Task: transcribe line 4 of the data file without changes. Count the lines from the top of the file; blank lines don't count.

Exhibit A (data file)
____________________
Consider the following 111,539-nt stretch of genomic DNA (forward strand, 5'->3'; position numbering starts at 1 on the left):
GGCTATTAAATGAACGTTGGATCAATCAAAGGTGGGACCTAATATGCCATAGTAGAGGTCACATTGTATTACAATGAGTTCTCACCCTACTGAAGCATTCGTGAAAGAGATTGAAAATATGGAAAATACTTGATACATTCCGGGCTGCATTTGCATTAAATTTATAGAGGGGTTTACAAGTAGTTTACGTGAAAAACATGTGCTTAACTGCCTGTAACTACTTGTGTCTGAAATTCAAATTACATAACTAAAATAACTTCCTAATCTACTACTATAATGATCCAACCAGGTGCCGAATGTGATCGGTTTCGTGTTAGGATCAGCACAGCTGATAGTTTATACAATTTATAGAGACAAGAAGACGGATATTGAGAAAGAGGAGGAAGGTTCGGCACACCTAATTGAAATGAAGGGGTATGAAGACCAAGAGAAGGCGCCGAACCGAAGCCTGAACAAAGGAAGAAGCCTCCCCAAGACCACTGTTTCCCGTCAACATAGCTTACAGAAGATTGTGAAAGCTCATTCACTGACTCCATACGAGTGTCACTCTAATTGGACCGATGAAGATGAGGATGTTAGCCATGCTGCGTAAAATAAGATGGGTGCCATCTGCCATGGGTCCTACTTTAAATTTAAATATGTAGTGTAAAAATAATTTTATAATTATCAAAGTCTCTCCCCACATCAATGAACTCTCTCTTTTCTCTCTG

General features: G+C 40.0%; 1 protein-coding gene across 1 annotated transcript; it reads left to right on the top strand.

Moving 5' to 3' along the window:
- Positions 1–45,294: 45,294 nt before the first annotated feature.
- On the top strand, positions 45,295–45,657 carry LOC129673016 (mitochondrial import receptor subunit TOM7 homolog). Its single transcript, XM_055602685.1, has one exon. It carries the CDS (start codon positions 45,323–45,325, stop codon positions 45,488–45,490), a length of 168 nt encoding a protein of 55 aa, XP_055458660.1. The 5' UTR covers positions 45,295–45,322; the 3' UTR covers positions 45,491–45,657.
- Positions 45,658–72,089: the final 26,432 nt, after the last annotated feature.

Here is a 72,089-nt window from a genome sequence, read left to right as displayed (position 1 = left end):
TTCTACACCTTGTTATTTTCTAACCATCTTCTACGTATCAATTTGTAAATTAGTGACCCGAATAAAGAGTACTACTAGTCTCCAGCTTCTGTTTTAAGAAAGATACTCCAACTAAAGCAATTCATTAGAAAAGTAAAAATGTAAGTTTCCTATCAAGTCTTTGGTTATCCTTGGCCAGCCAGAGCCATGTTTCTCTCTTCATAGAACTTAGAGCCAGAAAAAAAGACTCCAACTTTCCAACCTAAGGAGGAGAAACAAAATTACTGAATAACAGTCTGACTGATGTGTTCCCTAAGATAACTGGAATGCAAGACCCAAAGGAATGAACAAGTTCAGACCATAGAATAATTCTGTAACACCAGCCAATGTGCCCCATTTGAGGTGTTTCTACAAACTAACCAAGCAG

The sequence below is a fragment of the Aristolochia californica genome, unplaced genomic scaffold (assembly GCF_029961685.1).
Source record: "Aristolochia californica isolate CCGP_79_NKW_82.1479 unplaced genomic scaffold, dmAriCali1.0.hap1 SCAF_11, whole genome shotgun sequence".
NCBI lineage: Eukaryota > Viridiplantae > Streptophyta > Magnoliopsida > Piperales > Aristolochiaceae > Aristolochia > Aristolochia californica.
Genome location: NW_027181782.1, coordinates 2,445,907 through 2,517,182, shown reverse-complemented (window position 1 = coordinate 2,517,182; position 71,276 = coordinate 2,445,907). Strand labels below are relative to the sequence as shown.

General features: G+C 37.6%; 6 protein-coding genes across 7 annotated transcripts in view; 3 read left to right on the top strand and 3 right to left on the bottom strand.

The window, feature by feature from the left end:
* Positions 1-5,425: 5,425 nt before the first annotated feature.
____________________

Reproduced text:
Moving 5' to 3' along the window: